A player’s value does not increase or decrease based on a team’s skill, or lack of it. Ohtani should not be blamed for his teammates being awful. Blame the other 24 guys on the Angels not named Mike Trout (more on this soon). This is not basketball, where one player can be solely responsible for a team’s long-term success. Still, no player has more impact on a game than Ohtani when he is on the bump, and as discussed, he certainly was not unsuccessful in his roles.
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Here is why we should not look at the team’s successes to decide who is the MVP.
On July 15, the Yankees owned baseball’s best record at 62-28. Judge was putting up great numbers, hitting .274 with a .950 OPS. However, it was actually a far cry from what he ended up with (.311, 1.111).
In contrast, from Aug. 2 to Sept. 3, the Yankees went 9-20, despite Judge hitting .283 with a 1.063 OPS. He actually put up better numbers, yet the Yankees were the worst team in the league in that stretch. For further context, from June 18 to July 15, Judge slashed .179/.264/.411, yet the Yankees went 13-12. Not great, but they survived. How?
Well, the Yankees had the best pitching staff in baseball, Giancarlo Stanton and Jose Trevino were All-Stars, Anthony Rizzo and Gleyber Torres arguably were robbed of All-Star nods, and Matt Carpenter somehow became the best player of all time. But, in August, Torres was one of the worst players in baseball, while Stanton, Rizzo, Carpenter, DJ LeMahieu and others were hurt, forcing a Triple-A lineup behind Judge.
Shohei Ohtani of the Los Angeles Angels hits a two-run home run in the third inning against the Detroit Tigers at Angel Stadium of Anaheim Sept. 5, 2022, in Anaheim, California.
(Meg Oliphant/Getty Images)
Now, take a look at the Angels, who primarily had Trout and Ohtani batting in the top three all year. The Angels’ 4-9 hitters had baseball’s worst combined OPS (.609) and second-worst average (.213) on the season.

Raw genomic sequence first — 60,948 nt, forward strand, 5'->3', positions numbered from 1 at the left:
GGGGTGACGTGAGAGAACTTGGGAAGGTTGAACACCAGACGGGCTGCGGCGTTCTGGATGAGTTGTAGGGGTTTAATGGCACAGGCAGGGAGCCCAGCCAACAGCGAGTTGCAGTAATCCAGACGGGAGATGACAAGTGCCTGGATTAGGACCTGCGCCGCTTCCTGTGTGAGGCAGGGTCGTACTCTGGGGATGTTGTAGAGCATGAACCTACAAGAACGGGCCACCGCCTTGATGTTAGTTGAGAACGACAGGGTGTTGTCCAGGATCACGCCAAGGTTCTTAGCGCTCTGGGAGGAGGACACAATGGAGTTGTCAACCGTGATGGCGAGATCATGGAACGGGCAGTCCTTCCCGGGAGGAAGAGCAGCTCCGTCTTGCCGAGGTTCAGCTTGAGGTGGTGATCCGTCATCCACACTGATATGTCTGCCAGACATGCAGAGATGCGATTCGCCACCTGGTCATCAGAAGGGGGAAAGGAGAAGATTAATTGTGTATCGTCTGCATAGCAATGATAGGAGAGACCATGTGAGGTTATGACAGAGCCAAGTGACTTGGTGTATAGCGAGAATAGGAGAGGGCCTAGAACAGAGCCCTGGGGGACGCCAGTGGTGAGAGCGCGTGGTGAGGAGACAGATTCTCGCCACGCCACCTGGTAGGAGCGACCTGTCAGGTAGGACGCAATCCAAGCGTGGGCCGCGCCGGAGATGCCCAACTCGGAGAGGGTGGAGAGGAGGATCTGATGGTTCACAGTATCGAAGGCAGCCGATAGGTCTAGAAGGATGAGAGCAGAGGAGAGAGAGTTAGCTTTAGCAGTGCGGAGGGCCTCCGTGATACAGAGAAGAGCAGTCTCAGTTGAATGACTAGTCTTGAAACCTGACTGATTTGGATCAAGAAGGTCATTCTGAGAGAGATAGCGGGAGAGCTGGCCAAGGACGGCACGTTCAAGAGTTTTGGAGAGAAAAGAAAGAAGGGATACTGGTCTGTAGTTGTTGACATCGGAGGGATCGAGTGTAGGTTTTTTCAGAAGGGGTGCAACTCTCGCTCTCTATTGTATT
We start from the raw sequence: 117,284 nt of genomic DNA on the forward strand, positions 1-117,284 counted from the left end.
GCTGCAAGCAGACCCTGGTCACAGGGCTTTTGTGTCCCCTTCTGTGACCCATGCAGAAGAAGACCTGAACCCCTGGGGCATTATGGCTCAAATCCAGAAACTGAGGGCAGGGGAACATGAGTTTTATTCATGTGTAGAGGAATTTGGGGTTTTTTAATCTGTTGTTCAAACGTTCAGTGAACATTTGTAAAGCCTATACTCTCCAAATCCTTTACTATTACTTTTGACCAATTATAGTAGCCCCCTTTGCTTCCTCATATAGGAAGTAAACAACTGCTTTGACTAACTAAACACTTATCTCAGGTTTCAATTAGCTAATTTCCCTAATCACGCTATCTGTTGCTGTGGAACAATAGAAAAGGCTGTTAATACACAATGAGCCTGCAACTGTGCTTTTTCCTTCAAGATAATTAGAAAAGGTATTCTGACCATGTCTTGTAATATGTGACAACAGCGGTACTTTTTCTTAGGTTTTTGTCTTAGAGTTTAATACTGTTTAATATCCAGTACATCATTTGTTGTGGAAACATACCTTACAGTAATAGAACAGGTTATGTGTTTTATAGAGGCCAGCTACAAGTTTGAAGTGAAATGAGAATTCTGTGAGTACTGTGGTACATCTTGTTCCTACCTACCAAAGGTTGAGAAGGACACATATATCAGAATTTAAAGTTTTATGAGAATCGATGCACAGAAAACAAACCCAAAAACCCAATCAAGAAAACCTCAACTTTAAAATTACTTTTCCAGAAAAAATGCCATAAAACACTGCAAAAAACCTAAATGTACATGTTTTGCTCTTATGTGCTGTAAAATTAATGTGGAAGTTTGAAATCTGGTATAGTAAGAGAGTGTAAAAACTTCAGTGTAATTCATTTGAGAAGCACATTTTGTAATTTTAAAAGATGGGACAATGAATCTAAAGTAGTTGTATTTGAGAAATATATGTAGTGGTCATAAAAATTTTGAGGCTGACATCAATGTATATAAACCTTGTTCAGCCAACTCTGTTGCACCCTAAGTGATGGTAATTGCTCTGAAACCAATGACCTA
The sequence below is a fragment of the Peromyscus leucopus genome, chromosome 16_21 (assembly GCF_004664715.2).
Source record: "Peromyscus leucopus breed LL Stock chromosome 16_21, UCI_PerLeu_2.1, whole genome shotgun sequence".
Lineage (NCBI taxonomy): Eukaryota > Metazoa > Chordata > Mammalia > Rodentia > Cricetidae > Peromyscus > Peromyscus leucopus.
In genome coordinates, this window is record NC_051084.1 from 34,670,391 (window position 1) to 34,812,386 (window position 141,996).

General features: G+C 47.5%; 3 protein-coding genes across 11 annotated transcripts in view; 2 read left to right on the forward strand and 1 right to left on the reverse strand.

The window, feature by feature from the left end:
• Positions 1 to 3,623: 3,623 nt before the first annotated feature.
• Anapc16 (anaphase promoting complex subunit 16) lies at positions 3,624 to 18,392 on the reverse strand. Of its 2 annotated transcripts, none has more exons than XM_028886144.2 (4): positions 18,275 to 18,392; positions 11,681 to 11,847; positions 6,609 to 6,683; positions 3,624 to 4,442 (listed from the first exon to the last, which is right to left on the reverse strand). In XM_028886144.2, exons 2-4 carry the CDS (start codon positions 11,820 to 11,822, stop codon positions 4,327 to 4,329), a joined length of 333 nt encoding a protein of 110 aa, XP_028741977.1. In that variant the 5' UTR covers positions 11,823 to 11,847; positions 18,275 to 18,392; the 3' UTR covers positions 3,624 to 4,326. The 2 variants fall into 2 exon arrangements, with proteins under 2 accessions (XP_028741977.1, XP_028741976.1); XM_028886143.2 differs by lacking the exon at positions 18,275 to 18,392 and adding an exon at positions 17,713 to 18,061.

Sure, the Angels won only 73 games.
However, without Ohtani and Trout, they would be lucky to win 60. Again, being on a bad team does not decrease value.
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In the same breath, if Judge were not in the lineup, how many games do the Yankees win in August instead of their measly eight? Who knows? And naturally, Yankee fans will say “what else could Judge have done?”
But Ohtani gets discredited when the Angels are bad? Make it make sense.
If you think it should go to the “best player on the best team,” ask yourself who would be the MVP if Judge and Ohtani swapped teams. You could very well have a much different answer.
The New York Yankees’ Aaron Judge, #99, in action batting against Los Angeles Angels pitcher Shohei Ohtani, #17, at Yankee Stadium in New York, June 2, 2022.
(Erick W. Rasco/Sports Illustrated via Getty Images) (Set Number: X164076)
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Keep in mind they can tie. They can split 15 first-place votes and 15 second-place votes. That would be the first time two players shared an MVP award since Willie Stargell and Keith Hernandez in 1979.
It is going to come down to what 30 people thought was more impressive and valuable: Arguably the best clean offensive season in the history of baseball, or a season on the mound and at the plate that has never been done and could very well never be replicated.
That is why this is one of the hardest MVP arguments ever. But no matter the result, it will forever be a legendary one.